Namibian Conservation Management Model A Resounding Success Despite Anti-Hunters’ False Narrative

Lion in grass

As the misinformation campaign in Namibia wildlife conservation circles continues to rage, two well-respected conservation professionals have entered the fray.

Dr. Liz Rihay and Dr. Malan Lindeque have authored an op-ed in response to the fake news being disseminated by author John Grobler.

Dr. Rihay is a political scientist specialising in the politics and governance of conservation and community development in Africa. She is a Director of Resource Africa.

Dr. Malan Lindeque is a conservation biologist who is the former Permanent Secretary of Environment and Tourism and the current Chairperson of the Nature Conservation Board of Namibia. He is a director of Integrated Rural Development and Nature Conservation, IRDNC.

The Rihay-Lindeque op-ed, appearing in the Daily Maverick, directly challenges the assertions made by Grobler in his op-ed “Troubled times for Namibian wildlife”. Grobler generally asserts that there are inherent problems with hunting in Namibia in general, and the country’s conservancy system, in particular.

Rihay and Lindeque point out: “This article [authored by Grobler] is remarkable primarily because it makes no attempt to hide the fact that its sweeping conclusions on ‘troubled times’ for conservation in Namibia are based on nothing but speculation, second-hand hearsay, quoting of officials from out-of-date and out-of-context sources, anecdote and innuendo. No attempt is made to explore the scientific and social complexities of conservation or present any facts or analysis on the status of conservation in Namibia. Conversely, information from an NGO website is applied out of context, resulting in false and misleading conclusions.”

The phrase “follow the money” is certainly relevant in this situation. Rihay and Lindeque observe that the Grobler article is “partially financed by the Cape Town-based Conservation Action Trust, an organization closely aligned with what was formally known as the animal rights movement — a movement and group of organizations which now prefers to be collectively identified under the rubric of compassionate conservation.”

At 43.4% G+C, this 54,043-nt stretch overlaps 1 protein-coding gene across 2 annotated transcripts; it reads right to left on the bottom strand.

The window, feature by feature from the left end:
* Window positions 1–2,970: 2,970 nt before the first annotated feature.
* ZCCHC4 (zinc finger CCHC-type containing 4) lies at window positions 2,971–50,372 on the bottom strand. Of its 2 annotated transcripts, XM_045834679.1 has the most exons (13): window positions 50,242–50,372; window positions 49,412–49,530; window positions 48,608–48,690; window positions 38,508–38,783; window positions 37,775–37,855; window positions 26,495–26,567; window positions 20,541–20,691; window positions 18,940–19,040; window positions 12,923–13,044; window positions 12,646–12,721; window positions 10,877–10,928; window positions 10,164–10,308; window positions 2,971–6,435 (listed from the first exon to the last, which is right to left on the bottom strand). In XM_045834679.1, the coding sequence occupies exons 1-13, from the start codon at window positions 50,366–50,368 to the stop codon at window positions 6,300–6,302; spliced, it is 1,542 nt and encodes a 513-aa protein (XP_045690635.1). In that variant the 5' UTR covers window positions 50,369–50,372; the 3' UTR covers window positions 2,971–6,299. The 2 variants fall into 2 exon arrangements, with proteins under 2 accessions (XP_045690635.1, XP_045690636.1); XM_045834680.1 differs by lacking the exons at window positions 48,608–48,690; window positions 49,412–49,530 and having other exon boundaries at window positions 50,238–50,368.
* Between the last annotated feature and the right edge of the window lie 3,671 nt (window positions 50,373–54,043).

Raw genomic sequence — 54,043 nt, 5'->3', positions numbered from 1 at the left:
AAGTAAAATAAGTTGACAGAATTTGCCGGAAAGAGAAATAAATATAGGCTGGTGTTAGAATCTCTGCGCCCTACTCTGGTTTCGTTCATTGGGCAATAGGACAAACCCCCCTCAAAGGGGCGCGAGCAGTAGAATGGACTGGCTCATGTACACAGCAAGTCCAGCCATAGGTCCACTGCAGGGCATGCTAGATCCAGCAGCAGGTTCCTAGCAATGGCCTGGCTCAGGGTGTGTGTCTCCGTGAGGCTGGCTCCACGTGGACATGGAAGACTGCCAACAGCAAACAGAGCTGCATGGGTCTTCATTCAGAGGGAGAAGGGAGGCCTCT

“This movement, which has its roots and a vast majority of supporters in the western hemisphere, is vehemently opposed to the consumptive use of animals,” Rihay and Lindeque continued. “In adopting this position, they place the rights of individual animals before those of people. Given the intensity of their lobbying efforts on African wildlife, it seems fair to conclude that they consider human rights are particularly easy to disregard when they are the rights of Africans.”

Is there a more sinister goal behind the blatant misrepresentation of the success of the Namibian Conservation Management model? The authors suggest that the May 2019 CITES meeting is the true focus of such flagrant misleading allegations.

“But as an outstanding example of success, Namibia is also the outstanding target for those who oppose its conservation strategies on ideological grounds,” they noted. “Hence attempts, no matter how blatantly ill-informed, such as the Grobler article, to discredit Namibia. Such attempts will gain momentum in the coming months with the approach in May 2019 of the triennial meeting of the Convention on the International Trades in Endangered Species (CITES). This convention is the only forum for shaping rules of global trade in wildlife and represents a major battleground for those opposing a human rights-based approach to conservation.”

And if fake news wins? Rihay and Lindeque conclude their article with a dire warning for those who choose to fabricate a false narrative: “Conservation efforts that fail to acknowledge the rights of people to benefit from wildlife — ensuring they have incentives to live side-by-side with dangerous animals and become wildlife defenders — force people and wildlife into a battle from which both emerge as losers.

It should be clearly recognised that these attacks on successful conservation strategies for ideological reasons not only threaten the success of conservation in Africa, but also undermine the basic human rights of some of the poorest in our countries.”

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